“In our general collection we have some very old and valuable items,” says Frank. “For example, we have an Austrian coachmaker’s plane that is about 150 years old and worth about AUS $2,000 – it may be the only one in Australia. My own specialty is rules and measuring equipment, but I also collect tools and planes made by Edward Preston before the company went out of business in the Great Depression.”

The main collectable category relates to woodworking. Frank says this sector outranks engineering or any other sector, and planes are particularly prominent in the minds of collectors. “Planes are more complex tools and obviously more likely to be preserved,” he explains. “If you buy a saw and sharpen it regularly eventually there’s no more blade; if you buy a chisel and sharpen it for 30 years you get a 30-year-old handle. But planes just don’t get thrown out.”

Characteristics of note to collectors include scarcity, exotic materials and condition. “If you consider planes, most of them up to the end of the 18th Century were mostly made from wood, but then in the 1820s the US began to make metal planes. The main reason is that in the early 19th Century the US began to manufacture guns with very tight metalworking tolerances, and making interchangeable parts possible. Companies like Stanley started in 1859.” The most attractive planes have magnificent handles of exotic woods like ebony and rosewood.

“As for rules, there is great demand for old rules made from Boxwood, which is a yellow wood so you can see the markings on it,” he says. “Such rules are usually trimmed with brass but sometimes with German Silver (nickel, copper and zinc alloy). There is also great demand for ivory rulers with German Silver trim.”

Other goods of high value in the collection include British-made planes from companies like Thomas Norris or Spiers.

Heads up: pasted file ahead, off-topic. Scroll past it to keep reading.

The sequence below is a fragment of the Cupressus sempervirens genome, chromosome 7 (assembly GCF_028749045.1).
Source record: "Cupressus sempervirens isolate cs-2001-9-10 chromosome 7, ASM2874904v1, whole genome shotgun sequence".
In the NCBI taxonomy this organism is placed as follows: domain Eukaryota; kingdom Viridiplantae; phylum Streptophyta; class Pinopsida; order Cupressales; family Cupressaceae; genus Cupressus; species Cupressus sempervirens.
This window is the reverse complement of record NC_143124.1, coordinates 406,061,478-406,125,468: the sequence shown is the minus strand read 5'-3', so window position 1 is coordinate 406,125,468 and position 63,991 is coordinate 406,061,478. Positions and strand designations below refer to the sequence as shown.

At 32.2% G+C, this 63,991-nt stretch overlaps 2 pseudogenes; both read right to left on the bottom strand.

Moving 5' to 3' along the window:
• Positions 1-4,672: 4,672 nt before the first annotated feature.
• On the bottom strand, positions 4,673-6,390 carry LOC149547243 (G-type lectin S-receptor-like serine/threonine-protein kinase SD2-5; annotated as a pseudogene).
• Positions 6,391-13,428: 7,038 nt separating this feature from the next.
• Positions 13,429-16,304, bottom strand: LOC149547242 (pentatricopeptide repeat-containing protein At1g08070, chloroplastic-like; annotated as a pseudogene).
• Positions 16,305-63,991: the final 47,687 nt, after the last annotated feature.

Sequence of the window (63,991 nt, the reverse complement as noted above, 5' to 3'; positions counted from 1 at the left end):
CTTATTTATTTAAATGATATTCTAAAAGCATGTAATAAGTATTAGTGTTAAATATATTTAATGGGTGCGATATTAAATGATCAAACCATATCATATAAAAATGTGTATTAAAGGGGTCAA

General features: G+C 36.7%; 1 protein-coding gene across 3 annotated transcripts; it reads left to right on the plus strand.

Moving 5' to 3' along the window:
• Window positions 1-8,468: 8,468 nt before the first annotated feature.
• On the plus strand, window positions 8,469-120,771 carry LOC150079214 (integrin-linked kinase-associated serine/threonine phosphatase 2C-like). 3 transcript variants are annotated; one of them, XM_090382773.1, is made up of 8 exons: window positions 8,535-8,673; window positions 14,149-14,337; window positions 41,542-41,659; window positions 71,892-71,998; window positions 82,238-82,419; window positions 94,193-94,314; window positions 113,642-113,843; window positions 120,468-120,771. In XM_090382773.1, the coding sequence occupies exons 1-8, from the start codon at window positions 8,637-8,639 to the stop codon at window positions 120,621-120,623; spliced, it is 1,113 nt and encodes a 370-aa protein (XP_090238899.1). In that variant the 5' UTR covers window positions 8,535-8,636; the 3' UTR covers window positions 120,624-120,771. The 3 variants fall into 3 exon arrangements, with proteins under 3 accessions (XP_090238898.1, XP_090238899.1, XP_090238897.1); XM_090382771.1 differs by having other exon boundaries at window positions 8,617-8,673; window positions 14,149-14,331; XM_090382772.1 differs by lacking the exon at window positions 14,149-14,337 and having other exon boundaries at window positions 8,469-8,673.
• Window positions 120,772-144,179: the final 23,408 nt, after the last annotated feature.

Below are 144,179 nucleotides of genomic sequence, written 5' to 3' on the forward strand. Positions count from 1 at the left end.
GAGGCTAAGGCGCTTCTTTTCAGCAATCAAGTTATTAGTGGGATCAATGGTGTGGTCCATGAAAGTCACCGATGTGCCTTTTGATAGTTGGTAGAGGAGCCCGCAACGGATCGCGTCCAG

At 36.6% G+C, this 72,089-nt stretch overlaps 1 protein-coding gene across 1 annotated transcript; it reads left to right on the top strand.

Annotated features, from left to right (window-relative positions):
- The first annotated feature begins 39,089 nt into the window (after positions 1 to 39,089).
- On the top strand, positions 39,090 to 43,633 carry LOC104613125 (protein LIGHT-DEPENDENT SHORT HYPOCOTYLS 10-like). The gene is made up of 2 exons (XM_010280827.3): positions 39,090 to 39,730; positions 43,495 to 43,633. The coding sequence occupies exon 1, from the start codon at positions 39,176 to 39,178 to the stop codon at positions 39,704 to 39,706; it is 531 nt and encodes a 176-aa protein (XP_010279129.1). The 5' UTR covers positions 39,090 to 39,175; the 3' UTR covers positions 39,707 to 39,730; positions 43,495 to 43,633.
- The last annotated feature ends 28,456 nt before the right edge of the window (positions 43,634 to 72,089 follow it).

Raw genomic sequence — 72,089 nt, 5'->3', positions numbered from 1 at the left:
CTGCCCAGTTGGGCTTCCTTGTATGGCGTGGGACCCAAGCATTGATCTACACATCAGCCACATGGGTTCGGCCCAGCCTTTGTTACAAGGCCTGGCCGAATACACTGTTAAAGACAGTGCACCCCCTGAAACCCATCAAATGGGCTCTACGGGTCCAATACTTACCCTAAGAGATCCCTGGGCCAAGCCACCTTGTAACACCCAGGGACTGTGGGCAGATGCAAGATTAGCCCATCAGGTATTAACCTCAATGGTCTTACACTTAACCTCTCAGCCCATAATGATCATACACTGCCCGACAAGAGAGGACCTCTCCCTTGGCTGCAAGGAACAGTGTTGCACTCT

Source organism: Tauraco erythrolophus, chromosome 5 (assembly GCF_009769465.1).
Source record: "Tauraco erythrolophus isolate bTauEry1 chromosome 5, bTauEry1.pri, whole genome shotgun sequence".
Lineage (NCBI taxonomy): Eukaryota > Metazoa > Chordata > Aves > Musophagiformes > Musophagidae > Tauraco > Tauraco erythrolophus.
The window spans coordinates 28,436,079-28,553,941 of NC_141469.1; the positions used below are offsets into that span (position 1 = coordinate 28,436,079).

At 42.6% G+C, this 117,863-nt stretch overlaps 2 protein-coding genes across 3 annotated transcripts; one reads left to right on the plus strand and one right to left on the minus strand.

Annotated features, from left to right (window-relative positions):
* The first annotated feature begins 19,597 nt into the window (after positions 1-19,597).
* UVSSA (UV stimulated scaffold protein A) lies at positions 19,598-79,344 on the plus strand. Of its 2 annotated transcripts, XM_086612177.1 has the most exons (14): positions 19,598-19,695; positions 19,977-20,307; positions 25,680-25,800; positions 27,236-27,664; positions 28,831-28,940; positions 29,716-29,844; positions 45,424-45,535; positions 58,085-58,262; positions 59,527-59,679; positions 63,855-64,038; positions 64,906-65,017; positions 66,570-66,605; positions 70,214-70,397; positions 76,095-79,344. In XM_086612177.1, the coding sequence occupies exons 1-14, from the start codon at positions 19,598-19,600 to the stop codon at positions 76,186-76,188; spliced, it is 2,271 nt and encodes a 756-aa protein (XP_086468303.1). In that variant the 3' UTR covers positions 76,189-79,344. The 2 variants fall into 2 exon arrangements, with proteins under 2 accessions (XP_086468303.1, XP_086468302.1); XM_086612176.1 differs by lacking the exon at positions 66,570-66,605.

At the other end of the size scale, Trewhella Bros of Trentham Victoria made jacks for tree clearing. A Trewhella tool catalogue of 32 pages will be issued to members later this year.

Old Tools, Big Money

Historic tools can feature extremely high levels of craftsmanshipAHJhistoricJune05

While tool auctions in Australia have never had a fanatical following, worldwide markets are growing – and impacts are sure to be felt locally in the future. Frank says the highest-ever price paid for a tool was at auction in the USA, when an ivory and ebony plane made in the USA a century ago sold for $US $114,000. Other big-ticket tools have sold for $US 94,000 and US $50,000 respectively.

Become a Member
Whether your interest in collectable tools is pecuniary, practical or aesthetic, the HTPAA has plenty to offer members – annual subscriptions cost $35. General meetings are held every second month (January, March, etc) at 7.30pm at Box Hill Community Arts Centre, 470 Station Street, Box Hill, in Melbourne, and members also receive quarterly issues of The Tool Chest journal, as well as newsletters outlining major events. Biennial conferences are held in Melbourne, with the next event scheduled for March 2006.

The next Tool Sale, featuring 50 trestle tables of collectibles, will take place 9am–1pm on Sunday, 17 July, at Glenferrie Primary School, 80 Manningtree Road, Hawthorn, Melbourne.

Members also have access to publications produced by the HTPAA. Past editions include a John Danks & Son Tool Catalogue (1913), a Dawn Products catalogue (1917–1946) and a Directory of Australian Tool Manufacturers. For more information call Frank Ham on (03) 9817 1768 or

By John Power